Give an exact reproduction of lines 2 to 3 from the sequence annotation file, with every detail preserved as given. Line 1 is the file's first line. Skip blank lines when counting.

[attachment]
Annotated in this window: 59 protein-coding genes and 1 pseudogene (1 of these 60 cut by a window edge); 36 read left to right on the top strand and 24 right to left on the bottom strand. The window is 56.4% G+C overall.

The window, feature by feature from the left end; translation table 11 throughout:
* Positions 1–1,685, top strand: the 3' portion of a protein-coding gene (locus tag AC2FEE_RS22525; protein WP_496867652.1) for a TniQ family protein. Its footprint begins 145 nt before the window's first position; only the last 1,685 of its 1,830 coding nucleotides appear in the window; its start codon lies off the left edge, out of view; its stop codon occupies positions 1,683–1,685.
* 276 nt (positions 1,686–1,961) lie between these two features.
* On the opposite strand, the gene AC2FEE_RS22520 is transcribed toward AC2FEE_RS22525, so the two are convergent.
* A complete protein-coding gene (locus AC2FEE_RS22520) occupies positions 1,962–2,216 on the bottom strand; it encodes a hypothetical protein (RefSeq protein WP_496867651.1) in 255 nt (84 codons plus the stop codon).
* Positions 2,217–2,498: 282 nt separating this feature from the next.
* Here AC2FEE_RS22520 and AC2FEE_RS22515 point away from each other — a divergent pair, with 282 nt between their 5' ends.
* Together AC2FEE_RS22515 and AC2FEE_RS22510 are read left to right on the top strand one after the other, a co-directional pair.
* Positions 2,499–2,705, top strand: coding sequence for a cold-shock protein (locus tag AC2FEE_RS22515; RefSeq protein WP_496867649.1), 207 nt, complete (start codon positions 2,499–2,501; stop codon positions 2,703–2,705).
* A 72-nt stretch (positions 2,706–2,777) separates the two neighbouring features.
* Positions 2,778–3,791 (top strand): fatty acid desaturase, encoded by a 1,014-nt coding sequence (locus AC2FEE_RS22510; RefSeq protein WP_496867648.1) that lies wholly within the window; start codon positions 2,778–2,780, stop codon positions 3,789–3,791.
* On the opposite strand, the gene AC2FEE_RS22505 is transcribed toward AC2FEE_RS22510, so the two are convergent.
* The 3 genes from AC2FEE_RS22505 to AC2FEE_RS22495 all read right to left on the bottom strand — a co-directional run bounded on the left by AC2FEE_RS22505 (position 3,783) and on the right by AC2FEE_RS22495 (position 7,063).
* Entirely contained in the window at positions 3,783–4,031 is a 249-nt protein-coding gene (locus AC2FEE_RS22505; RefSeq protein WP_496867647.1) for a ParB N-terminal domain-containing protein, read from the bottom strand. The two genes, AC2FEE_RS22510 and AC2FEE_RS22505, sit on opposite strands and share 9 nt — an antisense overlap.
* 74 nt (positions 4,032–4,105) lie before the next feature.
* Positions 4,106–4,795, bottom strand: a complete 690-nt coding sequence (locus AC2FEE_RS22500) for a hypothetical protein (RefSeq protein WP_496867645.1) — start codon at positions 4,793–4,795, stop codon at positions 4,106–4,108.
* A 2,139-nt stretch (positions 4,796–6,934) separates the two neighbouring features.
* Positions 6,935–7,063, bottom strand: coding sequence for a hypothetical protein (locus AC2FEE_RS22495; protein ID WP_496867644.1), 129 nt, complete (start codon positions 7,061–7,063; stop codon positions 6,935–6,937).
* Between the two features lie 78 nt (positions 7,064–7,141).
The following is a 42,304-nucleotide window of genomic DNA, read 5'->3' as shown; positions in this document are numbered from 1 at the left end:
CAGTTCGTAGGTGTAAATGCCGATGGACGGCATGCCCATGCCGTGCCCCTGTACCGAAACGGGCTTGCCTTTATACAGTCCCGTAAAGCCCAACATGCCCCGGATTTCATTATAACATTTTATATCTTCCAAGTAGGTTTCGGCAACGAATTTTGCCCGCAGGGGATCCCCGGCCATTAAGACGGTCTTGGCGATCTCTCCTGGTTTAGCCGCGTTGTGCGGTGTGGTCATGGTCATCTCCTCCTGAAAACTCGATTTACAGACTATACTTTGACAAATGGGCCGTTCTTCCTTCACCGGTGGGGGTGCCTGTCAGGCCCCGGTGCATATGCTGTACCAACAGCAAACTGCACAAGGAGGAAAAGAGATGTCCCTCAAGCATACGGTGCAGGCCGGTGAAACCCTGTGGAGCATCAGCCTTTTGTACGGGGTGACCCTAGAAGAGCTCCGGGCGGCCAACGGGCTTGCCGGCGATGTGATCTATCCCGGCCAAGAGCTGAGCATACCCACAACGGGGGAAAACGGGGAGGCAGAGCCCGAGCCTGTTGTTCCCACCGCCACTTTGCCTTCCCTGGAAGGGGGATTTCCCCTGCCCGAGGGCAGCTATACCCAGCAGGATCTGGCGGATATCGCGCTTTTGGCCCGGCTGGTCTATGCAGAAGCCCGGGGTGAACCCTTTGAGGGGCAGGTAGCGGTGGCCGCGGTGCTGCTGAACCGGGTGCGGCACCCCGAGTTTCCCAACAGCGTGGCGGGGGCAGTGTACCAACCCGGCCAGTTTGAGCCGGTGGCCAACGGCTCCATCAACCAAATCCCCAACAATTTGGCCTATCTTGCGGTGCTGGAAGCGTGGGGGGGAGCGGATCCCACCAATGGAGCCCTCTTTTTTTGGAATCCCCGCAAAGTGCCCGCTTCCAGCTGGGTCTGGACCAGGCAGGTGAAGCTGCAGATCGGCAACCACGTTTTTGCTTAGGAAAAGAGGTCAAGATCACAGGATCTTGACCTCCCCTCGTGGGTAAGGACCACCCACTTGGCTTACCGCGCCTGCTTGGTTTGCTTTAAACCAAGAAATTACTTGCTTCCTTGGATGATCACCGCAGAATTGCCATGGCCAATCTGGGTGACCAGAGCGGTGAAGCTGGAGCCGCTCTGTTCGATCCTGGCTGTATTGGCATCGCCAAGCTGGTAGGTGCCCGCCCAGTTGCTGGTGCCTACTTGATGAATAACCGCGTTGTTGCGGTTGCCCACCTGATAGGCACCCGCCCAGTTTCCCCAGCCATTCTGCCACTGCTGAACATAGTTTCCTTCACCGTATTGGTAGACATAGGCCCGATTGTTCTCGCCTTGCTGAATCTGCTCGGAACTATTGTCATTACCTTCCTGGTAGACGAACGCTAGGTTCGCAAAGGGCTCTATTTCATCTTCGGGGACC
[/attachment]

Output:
The window, feature by feature from the left end; translation table 11 throughout:
* Positions 1–1,685, top strand: the 3' portion of a protein-coding gene (locus tag AC2FEE_RS22525; protein WP_496867652.1) for a TniQ family protein. Its footprint begins 145 nt before the window's first position; only the last 1,685 of its 1,830 coding nucleotides appear in the window; its start codon lies off the left edge, out of view; its stop codon occupies positions 1,683–1,685.